A parent in New York state is expected to support a child until the child reaches the age of 21, according to NYCourts.gov. This is true as long as the child is still living at home.
There are certain circumstances under which a child or the child's custodial parent stops receiving parental support or child support before the age of 21 in New York state. This occurs if the child is considered emancipated because they no longer live in their parent's home and are self-sufficient, marry before age 21 or enter the military. Parents may still be required to pay for child support if a child moves out of the parent's home before age 21 if the child is attending college.Learn More
To get child support, the custodial parent must contact the child support office within the state where the parent and the children reside and complete an application to apply, according to the U.S. Office of Child Support Enforcement. Paternity must be established before child support can be ordered.Full Answer >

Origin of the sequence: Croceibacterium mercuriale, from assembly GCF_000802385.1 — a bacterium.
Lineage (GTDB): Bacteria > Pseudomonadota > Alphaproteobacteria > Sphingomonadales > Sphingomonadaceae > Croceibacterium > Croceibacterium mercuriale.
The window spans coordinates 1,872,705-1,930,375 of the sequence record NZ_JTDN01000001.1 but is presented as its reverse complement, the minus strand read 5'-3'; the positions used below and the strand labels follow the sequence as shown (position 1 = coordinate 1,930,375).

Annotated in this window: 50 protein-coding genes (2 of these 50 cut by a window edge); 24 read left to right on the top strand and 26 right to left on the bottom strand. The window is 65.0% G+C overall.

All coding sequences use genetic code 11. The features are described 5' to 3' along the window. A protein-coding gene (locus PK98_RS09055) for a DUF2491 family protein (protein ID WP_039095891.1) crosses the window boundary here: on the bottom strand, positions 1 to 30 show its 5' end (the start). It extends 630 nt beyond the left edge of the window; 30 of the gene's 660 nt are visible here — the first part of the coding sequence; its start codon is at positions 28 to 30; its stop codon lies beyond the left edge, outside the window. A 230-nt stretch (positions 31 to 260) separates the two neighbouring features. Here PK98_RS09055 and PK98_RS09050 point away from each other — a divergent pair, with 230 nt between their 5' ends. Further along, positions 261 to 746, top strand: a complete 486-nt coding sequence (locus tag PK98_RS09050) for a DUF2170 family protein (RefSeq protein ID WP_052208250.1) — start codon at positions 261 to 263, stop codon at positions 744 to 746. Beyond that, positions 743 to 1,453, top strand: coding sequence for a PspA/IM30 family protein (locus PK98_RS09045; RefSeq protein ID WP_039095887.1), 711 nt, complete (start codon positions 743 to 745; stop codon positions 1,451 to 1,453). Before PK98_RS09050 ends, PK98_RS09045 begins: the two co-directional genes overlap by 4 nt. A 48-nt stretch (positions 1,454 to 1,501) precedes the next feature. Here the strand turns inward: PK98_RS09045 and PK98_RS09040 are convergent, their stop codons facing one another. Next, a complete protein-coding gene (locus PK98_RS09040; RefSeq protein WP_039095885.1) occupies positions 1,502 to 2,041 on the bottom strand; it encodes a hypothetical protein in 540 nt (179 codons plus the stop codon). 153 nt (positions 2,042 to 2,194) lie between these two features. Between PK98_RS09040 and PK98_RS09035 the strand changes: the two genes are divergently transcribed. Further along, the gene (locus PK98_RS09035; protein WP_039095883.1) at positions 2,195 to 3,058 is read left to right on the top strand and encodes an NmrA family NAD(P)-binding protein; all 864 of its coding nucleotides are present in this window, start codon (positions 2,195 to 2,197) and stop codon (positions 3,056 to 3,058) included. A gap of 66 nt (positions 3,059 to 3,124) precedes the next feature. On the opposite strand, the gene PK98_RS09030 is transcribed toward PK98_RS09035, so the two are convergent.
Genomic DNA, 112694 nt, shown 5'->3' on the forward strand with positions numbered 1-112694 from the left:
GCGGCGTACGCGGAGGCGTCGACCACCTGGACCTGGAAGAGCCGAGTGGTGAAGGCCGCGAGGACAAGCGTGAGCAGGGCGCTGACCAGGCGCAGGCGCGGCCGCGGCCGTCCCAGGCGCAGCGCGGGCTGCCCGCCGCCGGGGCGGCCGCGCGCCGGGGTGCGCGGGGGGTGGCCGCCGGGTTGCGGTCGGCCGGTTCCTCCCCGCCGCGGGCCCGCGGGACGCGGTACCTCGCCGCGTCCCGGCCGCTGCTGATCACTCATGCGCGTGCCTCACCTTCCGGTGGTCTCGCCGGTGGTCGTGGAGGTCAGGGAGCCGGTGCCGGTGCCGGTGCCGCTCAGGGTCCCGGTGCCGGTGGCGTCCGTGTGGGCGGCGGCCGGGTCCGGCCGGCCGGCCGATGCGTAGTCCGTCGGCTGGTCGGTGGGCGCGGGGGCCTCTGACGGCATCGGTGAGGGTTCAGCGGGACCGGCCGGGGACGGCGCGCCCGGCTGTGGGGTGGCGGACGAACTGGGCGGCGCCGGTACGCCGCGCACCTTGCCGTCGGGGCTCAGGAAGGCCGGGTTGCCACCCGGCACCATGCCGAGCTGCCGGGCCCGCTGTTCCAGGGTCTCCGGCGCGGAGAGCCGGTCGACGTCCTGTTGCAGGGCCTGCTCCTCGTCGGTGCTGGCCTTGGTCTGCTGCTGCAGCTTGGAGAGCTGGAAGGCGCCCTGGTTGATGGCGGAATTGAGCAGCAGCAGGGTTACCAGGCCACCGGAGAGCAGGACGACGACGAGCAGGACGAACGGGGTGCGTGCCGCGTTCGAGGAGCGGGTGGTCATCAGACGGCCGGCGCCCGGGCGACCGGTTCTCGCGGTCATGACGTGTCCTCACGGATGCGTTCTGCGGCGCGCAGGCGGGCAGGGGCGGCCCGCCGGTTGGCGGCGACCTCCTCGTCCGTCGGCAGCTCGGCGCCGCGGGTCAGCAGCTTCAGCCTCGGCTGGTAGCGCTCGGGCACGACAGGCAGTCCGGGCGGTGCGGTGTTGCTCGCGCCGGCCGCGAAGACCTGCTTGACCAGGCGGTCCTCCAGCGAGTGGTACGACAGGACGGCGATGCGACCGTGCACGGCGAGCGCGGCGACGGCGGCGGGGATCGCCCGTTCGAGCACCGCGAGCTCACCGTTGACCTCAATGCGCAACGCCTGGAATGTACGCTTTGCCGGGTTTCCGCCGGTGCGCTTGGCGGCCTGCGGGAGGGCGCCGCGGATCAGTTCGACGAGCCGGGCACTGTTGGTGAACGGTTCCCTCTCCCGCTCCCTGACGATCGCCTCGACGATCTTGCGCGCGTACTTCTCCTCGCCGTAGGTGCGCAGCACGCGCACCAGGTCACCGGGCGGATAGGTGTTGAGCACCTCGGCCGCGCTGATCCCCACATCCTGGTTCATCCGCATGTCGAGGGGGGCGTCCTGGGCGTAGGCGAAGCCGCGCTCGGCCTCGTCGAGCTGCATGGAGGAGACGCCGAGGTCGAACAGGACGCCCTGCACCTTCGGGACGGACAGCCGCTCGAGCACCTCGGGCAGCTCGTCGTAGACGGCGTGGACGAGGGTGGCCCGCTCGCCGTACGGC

According to California Courts, if the termination of parental rights is granted, the person is no longer deemed the parent of that child and is released of all responsibility of the child, including financial responsibility. If child support was owed prior to termination, those payments are still due.Full Answer >
Nolo explains that a parent is not required to pay child support until he is established as a legal parent, by a paternity test, court order or other legal means. An unmarried father who signs an acknowledgement of paternity pays child support, even without his name on the birth certificate.Full Answer >
By law, child custody and visitation rights for fathers are identical to those of mothers in every state. While mothers and fathers are technically equal under the law, About.com notes that fathers' visitation rights can sometimes be harder to exercise and enforce.Full Answer >